NETS

But my blogging exodus did not end there. Before the resumption of my hectic schedule, I succeeded to create three more blogs.

Both are official web sites of the organizations my ICONwife and I helped put up. NETSnews  for   an independent inter-denominational  seminary based in Escalante City, Negros Occidental.   ICON Network, official website of the Iloilo Coalition of NGOs and POs- a network of non-government Catalyzerorganizations (NGOs) and people’s organizations (POs) in Iloilo. And CPU Catalyzer, publication of the Department of Social Work, Central Philippine University.

The development in blogging and subsequent inspiration to me has been reflective in my health condition. While I have not mastered yet all the blogging technology, I feel contented to see the progress. Likewise, although I have not fully recovered  as far as my health condition is concerned, I appreciate any progress big or small.

Padayon KatipanHowever, my hectic schedule, especially when I resumed my work,  constrained me to update all my blogs. It’s good that  Christmas break has given me time to visit my blogs, review and evaluate them. Subsequently, I have decided to give each blog a  focus or niche and transfer respective posts to where they belong.  More so, that the alarming trend in our religious organizations has inspired me to create another blog that will focus on the Convention Baptist Ministers Association and Convention of Philippine Baptist Churches.  PADAYON KATIPAN  serves as reminder to  keep up the covenant, to continue the good things we have started, especially for the development of our pastors.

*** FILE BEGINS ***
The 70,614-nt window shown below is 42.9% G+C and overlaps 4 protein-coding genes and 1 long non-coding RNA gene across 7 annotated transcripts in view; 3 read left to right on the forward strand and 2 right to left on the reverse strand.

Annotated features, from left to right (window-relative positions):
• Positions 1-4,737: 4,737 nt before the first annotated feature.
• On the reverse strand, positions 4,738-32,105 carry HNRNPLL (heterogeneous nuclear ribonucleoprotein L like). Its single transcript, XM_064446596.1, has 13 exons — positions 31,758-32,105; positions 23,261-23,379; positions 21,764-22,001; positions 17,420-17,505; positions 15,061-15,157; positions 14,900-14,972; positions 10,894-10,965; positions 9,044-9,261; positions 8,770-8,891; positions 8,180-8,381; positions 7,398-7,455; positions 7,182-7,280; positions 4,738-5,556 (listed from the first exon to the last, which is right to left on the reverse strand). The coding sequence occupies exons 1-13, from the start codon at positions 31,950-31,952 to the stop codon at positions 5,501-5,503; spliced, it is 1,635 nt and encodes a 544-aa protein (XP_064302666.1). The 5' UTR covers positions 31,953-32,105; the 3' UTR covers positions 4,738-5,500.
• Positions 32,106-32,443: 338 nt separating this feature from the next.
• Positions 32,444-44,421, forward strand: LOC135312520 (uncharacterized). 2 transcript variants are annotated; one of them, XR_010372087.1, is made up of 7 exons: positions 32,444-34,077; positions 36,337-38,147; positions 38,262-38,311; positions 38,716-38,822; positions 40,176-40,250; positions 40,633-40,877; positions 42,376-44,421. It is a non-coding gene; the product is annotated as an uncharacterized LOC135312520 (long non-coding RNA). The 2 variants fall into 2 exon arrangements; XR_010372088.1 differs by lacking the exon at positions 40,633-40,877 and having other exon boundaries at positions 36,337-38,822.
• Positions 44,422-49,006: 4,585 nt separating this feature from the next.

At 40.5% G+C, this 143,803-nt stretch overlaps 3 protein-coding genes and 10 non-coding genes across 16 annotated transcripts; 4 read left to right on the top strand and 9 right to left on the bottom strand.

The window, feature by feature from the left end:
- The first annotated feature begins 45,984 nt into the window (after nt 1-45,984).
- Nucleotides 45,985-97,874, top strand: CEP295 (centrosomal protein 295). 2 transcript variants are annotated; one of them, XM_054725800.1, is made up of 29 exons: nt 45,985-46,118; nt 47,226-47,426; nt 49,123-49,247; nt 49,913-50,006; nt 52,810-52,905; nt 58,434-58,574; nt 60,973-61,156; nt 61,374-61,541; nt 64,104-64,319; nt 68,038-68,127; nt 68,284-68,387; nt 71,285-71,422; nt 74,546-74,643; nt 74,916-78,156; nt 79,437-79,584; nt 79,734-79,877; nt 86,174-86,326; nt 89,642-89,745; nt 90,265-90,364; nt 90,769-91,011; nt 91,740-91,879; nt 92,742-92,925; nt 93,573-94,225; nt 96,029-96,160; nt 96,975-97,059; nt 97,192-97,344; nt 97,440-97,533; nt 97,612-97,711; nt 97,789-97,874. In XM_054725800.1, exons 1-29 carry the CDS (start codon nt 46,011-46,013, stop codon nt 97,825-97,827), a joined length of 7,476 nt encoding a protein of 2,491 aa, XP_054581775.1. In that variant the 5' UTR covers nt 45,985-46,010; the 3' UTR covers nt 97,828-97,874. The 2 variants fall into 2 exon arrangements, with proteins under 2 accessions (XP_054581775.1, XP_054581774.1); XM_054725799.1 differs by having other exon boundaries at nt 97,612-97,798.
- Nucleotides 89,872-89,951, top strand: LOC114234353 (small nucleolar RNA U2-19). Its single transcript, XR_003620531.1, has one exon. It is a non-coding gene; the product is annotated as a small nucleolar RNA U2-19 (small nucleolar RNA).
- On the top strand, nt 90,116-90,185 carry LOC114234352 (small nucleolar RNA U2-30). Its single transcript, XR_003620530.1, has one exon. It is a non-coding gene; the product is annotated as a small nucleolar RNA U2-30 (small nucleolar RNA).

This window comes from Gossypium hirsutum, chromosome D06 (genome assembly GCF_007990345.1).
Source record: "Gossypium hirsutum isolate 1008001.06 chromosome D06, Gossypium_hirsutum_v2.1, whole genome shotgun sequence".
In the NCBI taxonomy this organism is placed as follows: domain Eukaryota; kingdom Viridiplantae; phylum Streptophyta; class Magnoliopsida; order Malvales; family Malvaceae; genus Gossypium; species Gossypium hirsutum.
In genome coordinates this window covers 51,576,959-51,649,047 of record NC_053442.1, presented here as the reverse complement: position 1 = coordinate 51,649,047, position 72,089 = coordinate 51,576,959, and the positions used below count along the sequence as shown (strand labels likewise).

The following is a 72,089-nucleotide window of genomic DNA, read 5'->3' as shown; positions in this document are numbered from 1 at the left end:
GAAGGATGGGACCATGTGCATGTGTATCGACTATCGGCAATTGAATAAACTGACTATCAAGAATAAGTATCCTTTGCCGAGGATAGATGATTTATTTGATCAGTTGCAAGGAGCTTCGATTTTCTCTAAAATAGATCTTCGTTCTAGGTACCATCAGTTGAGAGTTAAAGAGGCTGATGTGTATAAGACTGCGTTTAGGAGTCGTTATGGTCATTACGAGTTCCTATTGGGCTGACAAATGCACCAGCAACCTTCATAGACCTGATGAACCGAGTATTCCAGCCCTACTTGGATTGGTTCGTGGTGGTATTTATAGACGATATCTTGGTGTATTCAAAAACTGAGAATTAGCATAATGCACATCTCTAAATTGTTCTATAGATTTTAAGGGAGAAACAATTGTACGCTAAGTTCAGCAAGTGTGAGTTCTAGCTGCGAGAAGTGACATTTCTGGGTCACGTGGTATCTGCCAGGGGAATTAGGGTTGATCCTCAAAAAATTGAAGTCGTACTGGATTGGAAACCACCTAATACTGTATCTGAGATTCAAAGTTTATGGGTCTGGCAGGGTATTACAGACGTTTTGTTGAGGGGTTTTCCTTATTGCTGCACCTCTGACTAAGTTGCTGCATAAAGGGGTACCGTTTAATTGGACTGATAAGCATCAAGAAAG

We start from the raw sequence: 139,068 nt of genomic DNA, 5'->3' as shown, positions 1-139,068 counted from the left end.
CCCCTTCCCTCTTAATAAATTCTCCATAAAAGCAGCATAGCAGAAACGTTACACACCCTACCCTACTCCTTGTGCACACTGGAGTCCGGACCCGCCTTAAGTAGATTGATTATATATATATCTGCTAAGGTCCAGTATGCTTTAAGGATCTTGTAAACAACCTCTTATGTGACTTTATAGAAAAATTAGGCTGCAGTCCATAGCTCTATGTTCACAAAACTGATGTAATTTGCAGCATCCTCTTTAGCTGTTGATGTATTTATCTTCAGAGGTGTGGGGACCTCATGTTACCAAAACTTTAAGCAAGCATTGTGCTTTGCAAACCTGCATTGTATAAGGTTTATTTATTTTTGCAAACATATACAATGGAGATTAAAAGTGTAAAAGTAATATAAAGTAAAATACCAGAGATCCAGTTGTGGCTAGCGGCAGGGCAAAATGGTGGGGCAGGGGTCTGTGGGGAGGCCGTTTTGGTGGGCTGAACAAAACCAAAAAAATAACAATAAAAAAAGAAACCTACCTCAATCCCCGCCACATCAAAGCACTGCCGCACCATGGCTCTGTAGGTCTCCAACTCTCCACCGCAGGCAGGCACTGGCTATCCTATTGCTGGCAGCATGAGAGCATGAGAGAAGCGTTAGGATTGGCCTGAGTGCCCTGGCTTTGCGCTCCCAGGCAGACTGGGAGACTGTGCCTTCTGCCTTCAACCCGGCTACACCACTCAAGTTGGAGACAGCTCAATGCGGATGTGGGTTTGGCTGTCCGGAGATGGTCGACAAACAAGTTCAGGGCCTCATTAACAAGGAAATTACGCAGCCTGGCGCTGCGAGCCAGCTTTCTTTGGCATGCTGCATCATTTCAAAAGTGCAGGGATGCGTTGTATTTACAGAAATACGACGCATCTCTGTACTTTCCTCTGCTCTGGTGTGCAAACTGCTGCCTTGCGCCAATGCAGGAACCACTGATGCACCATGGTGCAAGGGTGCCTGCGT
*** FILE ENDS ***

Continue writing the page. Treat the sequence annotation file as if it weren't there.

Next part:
Henceforth, blogging will  be a ministry.

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PADAYON KATIPAN (Keep up the Covenant)

(Article first published as open letter for Baptist Pastors on Pahayag, official publication of the Convention Baptist Ministers Association, January- March 2011 edition)

Two words that capped my SONATA 2010 (State of the National Association Address) as a clincher to six years of service as your president. The best years I have ever given to a particular cause in my lifetime. Years that witness the commitment and dedication surpassing my other endeavors, paid or likewise voluntary in nature.

It will be recalled that PADAYON was the word used to close the successful conduct of our 68th National Assembly in 2009. Inspired by your overwhelming responses, I was looking for a punch line to sustain the momentum in delivering the concluding remarks. Then came the text message from my *Ihado when the worship leader innovatively asked us to write a message to a person of choice. All the notes coming to me have common message of encouragement to “keep up the good work.” My ihado gave me a note with one word which captured all other messages: PADAYON

KATIPAN, on the other hand, has become a symbol of our unity and success. It bespeaks of the realization of collective faith and action (Katumanan sang Tingob nga Pagtoo kag binuhatan). It sums up our victory in reclaiming the spiritual heritage of the Camp Higher Ground as icon of serenity, spirituality and renewal. Katipan has even galvanized our relationship bringing our association to the door step of the leadership and politics in Convention of Philippine Baptist Churches.